gettext-parser

Parse and compile gettext po and mo files to/from json, nothing more, nothing less

gettext-parser

Parse and compile gettext po and mo files with node.js, nothing more, nothing less.

This module is slightly based on my other gettext related module node-gettext. The plan is to move all parsing and compiling logic from node-gettext to here and leave only translation related functions (domains, plural handling, lookups etc.).

Include the library:

var gettextParser = require("gettext-parser");

Parse a PO file with

gettextParser.po.parse(input[, defaultCharset]) → Object

Where

  • input is a po file as a Buffer or an unicode string. Charset is converted to unicode from other encodings only if the input is a Buffer, otherwise the charset information is discarded
  • defaultCharset is the charset to use if charset is not defined or is the default "CHARSET" (applies only if input is a Buffer)

Method returns gettext-parser specific translation object (see below)

Example

var input = require('fs').readFileSync('en.po');
var po = gettextParser.po.parse(input);
console.log(po.translations['']); // output translations for the default context 

PO files can also be parsed from a stream source. After all input is processed the parser emits a single 'data' event which contains the parsed translation object.

gettextParser.po.createParseStream([defaultCharset][, streamOptions]) → Transform Stream

Where

  • defaultCharset is the charset to use if charset is not defined or is the default "CHARSET"
  • streamOptions are the standard stream options

Example

var input = require('fs').createReadStream('en.po');
var po = gettextParser.po.createParseStream();
input.pipe(po);
po.on('data', function(data){
    console.log(data.translations['']); // output translations for the default context 
});

If you have a translation object you can convert this to a valid PO file with

gettextParser.po.compile(data) → Buffer

Where

  • data is a translation object either got from parsing a PO/MO file or composed by other means

Example

var data = {
    ...
};
var output = gettextParser.po.compile(data);
require('fs').writeFileSync(output);

Parse a MO file with

gettextParser.mo.parse(input[, defaultCharset]) → Object

Where

  • input is a mo file as a Buffer
  • defaultCharset is the charset to use if charset is not defined or is the default "CHARSET"

Method returns gettext-parser specific translation object (see below)

Example

var input = require('fs').readFileSync('en.mo');
var mo = gettextParser.mo.parse(input);
console.log(mo.translations['']); // output translations for the default context 

If you have a translation object you can convert this to a valid MO file with

gettextParser.mo.compile(data) → Buffer

Where

  • data is a translation object either got from parsing a PO/MO file or composed by other means

Example

var data = {
    ...
};
var output = gettextParser.mo.compile(data);
require('fs').writeFileSync(output);

If you are compiling a previously parsed translation object, you can override the output charset with the charset property (applies both for compiling mo and po files).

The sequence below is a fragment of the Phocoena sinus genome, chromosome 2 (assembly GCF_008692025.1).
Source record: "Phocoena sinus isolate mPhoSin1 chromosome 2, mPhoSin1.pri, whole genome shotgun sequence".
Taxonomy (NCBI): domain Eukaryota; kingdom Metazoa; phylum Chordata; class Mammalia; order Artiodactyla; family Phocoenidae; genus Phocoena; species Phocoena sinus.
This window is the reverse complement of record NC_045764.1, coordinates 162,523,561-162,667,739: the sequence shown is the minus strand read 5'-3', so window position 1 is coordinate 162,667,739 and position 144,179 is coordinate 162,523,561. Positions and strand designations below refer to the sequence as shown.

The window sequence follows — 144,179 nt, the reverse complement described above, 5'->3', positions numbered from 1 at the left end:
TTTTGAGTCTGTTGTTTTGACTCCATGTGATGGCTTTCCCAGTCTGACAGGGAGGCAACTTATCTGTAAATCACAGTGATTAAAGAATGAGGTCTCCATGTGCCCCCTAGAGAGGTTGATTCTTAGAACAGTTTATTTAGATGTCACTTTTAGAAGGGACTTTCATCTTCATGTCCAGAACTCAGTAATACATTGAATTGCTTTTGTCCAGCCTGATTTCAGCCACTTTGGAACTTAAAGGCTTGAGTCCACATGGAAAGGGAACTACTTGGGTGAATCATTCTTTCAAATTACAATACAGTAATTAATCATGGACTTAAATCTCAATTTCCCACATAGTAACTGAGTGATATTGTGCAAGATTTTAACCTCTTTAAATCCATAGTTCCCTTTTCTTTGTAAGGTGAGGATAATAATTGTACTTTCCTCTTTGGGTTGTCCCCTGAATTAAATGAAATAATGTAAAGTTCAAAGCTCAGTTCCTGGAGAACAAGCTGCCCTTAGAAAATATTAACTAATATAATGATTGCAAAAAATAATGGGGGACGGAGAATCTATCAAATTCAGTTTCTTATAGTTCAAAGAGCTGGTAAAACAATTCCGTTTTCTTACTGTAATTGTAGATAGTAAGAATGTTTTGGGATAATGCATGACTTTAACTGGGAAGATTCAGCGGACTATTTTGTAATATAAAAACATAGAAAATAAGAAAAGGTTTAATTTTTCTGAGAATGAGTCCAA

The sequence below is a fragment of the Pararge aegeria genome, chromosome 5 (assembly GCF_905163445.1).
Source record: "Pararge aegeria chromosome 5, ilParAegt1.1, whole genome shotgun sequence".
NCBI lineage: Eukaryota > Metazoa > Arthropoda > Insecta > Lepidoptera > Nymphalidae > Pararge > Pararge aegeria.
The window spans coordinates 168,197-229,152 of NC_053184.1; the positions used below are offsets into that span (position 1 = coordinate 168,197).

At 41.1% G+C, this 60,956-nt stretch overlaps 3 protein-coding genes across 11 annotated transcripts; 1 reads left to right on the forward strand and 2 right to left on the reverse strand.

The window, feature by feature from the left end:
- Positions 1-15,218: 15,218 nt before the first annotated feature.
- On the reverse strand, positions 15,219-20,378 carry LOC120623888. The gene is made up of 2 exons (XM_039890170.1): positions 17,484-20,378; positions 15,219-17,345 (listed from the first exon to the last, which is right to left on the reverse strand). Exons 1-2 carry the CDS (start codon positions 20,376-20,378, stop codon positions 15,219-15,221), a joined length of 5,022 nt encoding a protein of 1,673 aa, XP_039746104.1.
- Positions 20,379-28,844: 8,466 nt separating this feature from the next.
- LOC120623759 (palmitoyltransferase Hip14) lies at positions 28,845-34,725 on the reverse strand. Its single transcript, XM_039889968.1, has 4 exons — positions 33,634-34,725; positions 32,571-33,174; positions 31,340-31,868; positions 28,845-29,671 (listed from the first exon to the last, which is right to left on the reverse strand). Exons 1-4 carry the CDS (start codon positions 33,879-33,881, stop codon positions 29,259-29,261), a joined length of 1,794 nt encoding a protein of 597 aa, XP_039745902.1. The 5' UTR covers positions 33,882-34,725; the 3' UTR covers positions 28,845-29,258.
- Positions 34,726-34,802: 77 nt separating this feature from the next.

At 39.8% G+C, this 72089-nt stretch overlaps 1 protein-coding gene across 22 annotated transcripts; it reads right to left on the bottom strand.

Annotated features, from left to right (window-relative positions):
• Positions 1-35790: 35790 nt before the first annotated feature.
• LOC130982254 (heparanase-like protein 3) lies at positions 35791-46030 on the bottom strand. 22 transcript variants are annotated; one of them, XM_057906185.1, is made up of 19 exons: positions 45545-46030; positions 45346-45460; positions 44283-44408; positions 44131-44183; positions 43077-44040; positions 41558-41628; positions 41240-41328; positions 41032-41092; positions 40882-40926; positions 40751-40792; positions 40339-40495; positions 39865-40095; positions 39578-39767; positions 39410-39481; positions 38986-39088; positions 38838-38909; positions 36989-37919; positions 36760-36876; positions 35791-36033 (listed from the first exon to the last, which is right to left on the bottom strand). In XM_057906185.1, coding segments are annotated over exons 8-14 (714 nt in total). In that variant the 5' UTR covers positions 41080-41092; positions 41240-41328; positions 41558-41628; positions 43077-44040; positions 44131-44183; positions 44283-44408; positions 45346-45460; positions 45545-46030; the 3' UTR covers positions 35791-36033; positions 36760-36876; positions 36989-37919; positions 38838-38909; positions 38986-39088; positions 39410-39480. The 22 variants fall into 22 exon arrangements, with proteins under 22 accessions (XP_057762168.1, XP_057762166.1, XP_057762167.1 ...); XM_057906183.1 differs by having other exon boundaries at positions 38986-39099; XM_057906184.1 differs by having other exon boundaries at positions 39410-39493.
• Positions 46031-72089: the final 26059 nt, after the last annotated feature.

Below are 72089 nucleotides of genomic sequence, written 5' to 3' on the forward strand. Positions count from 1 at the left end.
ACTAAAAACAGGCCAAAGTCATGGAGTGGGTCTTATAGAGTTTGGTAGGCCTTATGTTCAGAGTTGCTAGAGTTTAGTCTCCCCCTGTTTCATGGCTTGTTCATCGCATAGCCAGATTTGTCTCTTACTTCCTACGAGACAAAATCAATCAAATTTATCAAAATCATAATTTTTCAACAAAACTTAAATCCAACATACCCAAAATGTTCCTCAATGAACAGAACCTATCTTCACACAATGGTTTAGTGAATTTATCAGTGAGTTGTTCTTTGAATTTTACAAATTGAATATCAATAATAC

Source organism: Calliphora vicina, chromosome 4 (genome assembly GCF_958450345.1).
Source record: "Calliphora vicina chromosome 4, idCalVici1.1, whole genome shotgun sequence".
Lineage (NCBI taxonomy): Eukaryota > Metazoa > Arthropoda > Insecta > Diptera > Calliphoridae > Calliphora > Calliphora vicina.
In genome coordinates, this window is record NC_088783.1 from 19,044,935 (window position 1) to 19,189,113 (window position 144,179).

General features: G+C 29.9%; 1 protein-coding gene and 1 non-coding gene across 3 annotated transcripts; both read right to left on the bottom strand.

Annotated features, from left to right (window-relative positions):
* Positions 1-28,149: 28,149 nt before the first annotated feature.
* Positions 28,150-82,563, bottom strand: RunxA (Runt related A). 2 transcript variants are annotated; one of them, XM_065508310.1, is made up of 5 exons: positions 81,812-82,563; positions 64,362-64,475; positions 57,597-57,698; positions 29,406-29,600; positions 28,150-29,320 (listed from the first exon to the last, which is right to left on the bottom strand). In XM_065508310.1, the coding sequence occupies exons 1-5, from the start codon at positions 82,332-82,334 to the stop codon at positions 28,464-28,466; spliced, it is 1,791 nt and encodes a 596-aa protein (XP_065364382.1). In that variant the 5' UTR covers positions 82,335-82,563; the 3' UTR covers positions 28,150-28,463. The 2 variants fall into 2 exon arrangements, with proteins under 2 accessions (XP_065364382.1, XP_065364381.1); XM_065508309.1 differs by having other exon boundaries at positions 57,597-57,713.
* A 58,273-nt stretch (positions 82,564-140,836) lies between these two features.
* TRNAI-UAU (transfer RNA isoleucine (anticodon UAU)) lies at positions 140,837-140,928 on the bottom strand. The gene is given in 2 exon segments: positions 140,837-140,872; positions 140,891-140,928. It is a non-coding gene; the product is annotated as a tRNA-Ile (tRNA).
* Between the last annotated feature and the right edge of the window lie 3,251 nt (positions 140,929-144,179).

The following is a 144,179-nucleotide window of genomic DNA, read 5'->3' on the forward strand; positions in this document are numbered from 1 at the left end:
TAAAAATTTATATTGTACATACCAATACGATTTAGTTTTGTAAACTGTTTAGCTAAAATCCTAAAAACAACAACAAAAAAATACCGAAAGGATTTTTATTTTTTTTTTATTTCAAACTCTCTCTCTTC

var obj = gettextParser.po.parse(inputBuf);
obj.charset = "windows-1257";
outputBuf = gettextParser.po.compile(obj);

Headers for the output are modified to match the updated charset.

By default gettext-parser uses pure JS iconv-lite for encoding and decoding non UTF-8 charsets. If you need to support more complex encodings that are not supported by iconv-lite, you need to add iconv as an additional dependency for your project (gettext-parser will detect if it is available and tries to use it instead of iconv-lite).

Parsed data is always in unicode but the original charset of the file can be found from the charset property. This value is also used when compiling translations to a mo or po file.

Headers can be found from the headers object, all keys are lowercase and the value for a key is a string. This value will also be used when compiling.

Translations can be found from the translations object which in turn holds context objects for msgctx. Default context can be found from translations[""].

Context objects include all the translations, where msgid value is the key. The value is an object with the following possible properties:

  • msgctx context for this translation, if not present the default context applies
  • msgid string to be translated
  • msgid_plural the plural form of the original string (might not be present)
  • msgstr an array of translations
  • comments an object with the following properties: translator, reference, extracted, flag, previous.

Example

{
  "charset": "iso-8859-1",
 
  "headers": {
    "content-type": "text/plain; charset=iso-8859-1",
    "plural-forms": "nplurals=2; plural=(n!=1);"
  },
 
  "translations": {
    "": {
      "": {
        "msgid": "",
        "msgstr": ["Content-Type: text/plain; charset=iso-8859-1\n..."]
      }
    }
  },
 
  "another context": {
    "%s example": {
      "msgctx": "another context",
      "msgid": "%s example",
      "msgid_plural": "%s examples",
      "msgstr": ["% näide", "%s näidet"],
      "comments": {
        "translator": "This is regular comment",
        "reference": "/path/to/file:123"
      }
    }
  }
}

Notice that the structure has both a headers object and a "" translation with the header string. When compiling the structure to a mo or a po file, the headers object is used to define the header. Header string in the "" translation is just for reference (includes the original unmodified data) but will not be used when compiling. So if you need to add or alter header values, use only the headers object.

If you need to convert gettext-parser formatted translation object to something else, eg. for jed, check out po2json.

MIT